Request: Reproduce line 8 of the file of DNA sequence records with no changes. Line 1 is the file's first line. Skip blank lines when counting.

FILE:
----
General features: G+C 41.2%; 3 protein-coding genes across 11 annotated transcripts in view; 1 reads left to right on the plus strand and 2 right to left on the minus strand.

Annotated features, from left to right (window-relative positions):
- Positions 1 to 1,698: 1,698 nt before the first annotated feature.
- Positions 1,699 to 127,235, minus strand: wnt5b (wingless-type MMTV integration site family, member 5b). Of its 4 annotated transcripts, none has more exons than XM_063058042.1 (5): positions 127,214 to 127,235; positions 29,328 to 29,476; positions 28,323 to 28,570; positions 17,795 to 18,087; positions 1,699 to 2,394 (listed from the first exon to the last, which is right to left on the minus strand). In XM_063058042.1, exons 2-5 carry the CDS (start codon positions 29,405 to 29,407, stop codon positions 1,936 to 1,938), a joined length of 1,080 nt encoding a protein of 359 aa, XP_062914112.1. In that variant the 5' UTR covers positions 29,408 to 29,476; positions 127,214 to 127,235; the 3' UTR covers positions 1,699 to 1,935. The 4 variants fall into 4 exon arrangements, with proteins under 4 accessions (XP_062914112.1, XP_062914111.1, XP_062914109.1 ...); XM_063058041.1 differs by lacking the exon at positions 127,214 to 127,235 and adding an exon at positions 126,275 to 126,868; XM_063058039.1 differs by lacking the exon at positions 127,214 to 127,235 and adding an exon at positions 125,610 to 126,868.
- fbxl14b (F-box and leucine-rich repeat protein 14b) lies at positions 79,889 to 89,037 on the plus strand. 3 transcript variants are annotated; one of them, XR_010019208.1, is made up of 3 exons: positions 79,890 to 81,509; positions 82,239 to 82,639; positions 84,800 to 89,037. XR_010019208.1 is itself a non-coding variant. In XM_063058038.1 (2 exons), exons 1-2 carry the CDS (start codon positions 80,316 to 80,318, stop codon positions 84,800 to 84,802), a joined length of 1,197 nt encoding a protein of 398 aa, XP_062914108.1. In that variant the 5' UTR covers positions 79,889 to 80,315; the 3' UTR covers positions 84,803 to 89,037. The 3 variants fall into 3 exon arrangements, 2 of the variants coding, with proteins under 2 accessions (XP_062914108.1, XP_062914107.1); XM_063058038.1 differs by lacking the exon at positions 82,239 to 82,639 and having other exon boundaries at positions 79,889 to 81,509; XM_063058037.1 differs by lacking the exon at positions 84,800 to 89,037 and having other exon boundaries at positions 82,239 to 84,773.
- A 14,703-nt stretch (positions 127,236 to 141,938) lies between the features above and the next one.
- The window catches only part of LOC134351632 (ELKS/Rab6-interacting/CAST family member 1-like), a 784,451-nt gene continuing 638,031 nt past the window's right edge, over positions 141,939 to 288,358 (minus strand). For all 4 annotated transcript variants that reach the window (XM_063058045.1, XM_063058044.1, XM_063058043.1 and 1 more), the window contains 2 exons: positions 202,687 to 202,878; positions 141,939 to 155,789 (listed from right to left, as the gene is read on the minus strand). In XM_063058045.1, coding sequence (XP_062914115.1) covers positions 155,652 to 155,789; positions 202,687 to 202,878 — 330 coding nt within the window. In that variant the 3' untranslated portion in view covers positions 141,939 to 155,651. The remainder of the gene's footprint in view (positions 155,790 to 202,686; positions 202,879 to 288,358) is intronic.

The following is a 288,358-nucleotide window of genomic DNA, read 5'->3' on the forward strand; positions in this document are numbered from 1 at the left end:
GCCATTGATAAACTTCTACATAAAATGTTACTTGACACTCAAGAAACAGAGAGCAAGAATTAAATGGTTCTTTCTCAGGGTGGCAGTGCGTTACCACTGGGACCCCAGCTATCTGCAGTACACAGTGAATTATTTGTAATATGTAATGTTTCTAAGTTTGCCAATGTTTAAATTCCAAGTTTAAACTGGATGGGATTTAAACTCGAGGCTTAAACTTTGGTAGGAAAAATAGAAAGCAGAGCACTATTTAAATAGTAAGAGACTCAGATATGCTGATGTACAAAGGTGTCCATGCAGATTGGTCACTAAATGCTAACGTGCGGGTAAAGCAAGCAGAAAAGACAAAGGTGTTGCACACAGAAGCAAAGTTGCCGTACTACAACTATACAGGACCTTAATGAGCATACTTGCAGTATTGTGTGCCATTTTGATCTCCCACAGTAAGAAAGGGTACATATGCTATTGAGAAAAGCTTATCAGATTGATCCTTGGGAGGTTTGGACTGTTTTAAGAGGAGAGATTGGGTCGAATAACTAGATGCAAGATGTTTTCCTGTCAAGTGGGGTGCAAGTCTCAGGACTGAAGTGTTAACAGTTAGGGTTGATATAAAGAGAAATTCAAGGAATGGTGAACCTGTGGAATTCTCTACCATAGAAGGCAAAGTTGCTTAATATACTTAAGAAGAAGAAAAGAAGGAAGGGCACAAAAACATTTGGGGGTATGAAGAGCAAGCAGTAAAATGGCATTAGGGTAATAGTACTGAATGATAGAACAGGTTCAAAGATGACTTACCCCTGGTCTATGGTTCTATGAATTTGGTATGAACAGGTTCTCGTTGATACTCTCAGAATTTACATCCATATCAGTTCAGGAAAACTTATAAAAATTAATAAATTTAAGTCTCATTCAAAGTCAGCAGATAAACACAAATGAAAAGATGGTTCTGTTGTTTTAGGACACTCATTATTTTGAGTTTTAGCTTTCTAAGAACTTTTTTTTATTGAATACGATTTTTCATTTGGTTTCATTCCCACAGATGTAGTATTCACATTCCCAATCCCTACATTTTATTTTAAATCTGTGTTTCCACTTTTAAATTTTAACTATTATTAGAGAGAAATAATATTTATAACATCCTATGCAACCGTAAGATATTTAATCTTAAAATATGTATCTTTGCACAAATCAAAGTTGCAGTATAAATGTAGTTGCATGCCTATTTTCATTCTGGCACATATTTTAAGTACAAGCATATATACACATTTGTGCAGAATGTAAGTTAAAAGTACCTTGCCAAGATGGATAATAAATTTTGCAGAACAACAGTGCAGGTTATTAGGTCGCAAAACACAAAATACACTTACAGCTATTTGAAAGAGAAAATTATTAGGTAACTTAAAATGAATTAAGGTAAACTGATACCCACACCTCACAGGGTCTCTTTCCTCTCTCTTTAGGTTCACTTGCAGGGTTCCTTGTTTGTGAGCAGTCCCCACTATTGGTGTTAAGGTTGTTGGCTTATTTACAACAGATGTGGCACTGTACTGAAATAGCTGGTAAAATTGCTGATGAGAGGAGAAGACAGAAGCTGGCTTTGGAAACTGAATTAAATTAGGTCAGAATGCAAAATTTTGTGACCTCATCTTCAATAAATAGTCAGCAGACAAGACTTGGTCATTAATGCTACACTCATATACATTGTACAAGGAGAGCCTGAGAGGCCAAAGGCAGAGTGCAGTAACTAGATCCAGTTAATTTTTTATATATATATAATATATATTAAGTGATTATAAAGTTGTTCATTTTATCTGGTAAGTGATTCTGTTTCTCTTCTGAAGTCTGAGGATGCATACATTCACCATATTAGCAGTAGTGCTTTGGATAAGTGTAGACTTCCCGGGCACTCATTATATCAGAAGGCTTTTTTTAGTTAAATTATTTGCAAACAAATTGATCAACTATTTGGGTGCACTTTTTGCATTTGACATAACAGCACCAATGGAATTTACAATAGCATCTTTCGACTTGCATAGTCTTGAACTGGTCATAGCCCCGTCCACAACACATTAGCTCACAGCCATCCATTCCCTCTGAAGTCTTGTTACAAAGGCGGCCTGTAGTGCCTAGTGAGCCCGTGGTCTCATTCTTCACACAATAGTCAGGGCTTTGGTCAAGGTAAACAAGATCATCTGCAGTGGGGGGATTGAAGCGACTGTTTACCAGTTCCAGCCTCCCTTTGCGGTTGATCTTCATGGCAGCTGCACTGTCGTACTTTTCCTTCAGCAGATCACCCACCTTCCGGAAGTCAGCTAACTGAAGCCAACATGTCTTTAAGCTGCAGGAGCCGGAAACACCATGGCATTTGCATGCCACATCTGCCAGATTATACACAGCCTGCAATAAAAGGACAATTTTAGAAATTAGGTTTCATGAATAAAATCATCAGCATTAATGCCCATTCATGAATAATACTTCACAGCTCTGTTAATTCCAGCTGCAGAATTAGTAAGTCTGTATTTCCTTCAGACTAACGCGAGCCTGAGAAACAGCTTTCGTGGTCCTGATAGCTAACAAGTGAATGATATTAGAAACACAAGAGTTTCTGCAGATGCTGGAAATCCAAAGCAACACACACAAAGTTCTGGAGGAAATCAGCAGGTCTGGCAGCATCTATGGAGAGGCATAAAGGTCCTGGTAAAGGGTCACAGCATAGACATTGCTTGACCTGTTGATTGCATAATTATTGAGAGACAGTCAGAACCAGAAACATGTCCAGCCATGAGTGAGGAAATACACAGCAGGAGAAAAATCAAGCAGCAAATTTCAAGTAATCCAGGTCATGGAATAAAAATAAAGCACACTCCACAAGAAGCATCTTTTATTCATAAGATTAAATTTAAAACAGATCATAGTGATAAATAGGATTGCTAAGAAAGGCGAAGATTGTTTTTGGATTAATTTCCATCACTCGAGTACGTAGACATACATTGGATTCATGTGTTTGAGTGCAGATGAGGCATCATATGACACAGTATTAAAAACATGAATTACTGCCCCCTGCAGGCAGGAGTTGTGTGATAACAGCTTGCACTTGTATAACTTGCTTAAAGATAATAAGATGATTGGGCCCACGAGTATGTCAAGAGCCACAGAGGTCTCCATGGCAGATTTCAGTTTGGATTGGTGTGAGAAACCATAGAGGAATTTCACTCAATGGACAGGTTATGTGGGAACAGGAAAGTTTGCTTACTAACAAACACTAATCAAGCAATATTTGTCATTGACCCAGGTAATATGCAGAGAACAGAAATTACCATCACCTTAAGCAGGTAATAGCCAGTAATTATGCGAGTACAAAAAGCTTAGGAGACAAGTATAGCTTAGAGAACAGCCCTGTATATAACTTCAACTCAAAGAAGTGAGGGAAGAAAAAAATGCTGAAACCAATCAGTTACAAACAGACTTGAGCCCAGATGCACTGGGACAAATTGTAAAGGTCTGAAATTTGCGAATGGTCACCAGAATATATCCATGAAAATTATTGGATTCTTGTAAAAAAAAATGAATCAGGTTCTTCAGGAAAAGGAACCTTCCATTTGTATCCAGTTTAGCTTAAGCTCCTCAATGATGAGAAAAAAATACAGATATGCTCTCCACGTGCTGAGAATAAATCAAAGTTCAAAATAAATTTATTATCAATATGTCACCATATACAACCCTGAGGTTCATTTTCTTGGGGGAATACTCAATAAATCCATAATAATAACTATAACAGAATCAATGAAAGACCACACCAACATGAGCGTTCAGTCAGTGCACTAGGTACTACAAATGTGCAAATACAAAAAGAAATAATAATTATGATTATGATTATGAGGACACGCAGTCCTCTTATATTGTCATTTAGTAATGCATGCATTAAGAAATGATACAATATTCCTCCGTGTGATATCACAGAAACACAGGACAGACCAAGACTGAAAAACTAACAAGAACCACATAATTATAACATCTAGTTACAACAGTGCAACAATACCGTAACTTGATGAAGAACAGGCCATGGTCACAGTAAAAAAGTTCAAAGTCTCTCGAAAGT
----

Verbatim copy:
The following is a 288,358-nucleotide window of genomic DNA, read 5'->3' on the forward strand; positions in this document are numbered from 1 at the left end: